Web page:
Two Intrepid Cyclists Embark on a Silk Road Adventure With an Environmental Twist

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Off into the unknown. Photo: Cycling Silk.

Traders, soldiers, and pilgrims alike plied the Silk Road for almost 3,000 years, traversing empires as they rose and fell, and creating a literary and historical legacy that has inspired countless explorers since. Today, the lands these ancient trading routes passed through are split into many countries that are often in conflict with each other. How these divisions affect the area's stark and stunning landscapes is what two young adventurers hope to find out -- and share with the world -- on a year-long bike trip covering nearly 10,000 miles.Kate Harris and Melissa Yule, the team behind Cycling Silk, are setting out this week from Istanbul and will bike the length of Turkey's Black Sea coastline before entering Georgia and the heart of their trip. In the Caucasus region spanning Russia, Georgia, and Azerbaijan, they'll find the first of the six actual or proposed transboundary protection areas (TBPAs) they plan to investigate along the way.

Peace Parks And International Cooperation
"The terms TBPA or 'peace park' aren't really on people's radars, but these areas can't be managed as separate puzzle pieces," Kate says. Such areas, as their name implies, protect ecosystems that span national borders and require cooperation from different, and sometimes antagonistic, countries. The proposed K2-Siachen Peace Park, which the bikers will visit near the end of their trip, includes parts of India, Pakistan, and China. The Siachen Glacier, whose melting waters are crucial to both India and Pakistan, has also long been a point of conflict between the two rivals: TIME Asia described it as "the world's highest battlefield."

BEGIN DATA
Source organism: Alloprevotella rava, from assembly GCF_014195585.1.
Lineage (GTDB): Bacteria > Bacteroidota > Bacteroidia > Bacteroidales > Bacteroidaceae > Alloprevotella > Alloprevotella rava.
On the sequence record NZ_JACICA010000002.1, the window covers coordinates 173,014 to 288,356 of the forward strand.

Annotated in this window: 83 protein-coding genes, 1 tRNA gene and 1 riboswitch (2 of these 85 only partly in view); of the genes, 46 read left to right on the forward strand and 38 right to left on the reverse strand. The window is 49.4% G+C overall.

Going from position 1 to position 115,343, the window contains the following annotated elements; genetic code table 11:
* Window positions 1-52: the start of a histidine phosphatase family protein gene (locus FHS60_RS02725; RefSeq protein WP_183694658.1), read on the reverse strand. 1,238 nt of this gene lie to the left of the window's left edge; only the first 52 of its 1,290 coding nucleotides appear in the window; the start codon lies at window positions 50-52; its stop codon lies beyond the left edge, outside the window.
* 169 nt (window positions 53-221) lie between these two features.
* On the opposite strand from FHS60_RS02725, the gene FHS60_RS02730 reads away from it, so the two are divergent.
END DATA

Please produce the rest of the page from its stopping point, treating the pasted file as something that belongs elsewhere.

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Cyclists and best buds Melissa Yule (left) and Kate Harris. Photo: Cycling Silk.

The pair of cyclists are focusing their route on mountain regions ("We love pain!" Kate jokes) in part because of these areas' importance to downstream communities' water supplies. "Mountains are also a typical way to break up countries, and there can be so many different ecosystems within one slope. They're also very susceptible to climate change," Mel says.

Another proposed TBPA on their route, in the Pamir Mountains spanning Tajikistan, Afghanistan, China, and Pakistan, is a project of famed wildlife biologist George Schaller, who hopes to convince governments to regulate the trophy hunting of Marco Polo sheep across their full migration range.

Building Awareness About Central Asia's Mountain Habitats
By documenting each of the six focus areas in pictures, videos, and words, and interviewing local residents, conservationists, scientists, and other people involved in or affected by the sites' protection, Kate and Mel hope to investigate whether TBPAs can be a way of building peace between countries -- and to raise awareness about the biological richness of a little-known area.

"Funding for TBPAs often comes from international sources so raising awareness is especially important," Mel says.

"If ecotourism can be set up in some of these areas, a demand needs to be created to go there," Kate adds. "We want to try and make people care about these places that are so remote and beautiful and off the map in so many ways."

Follow along (or support!) with their journey on the Cycling Silk blog.

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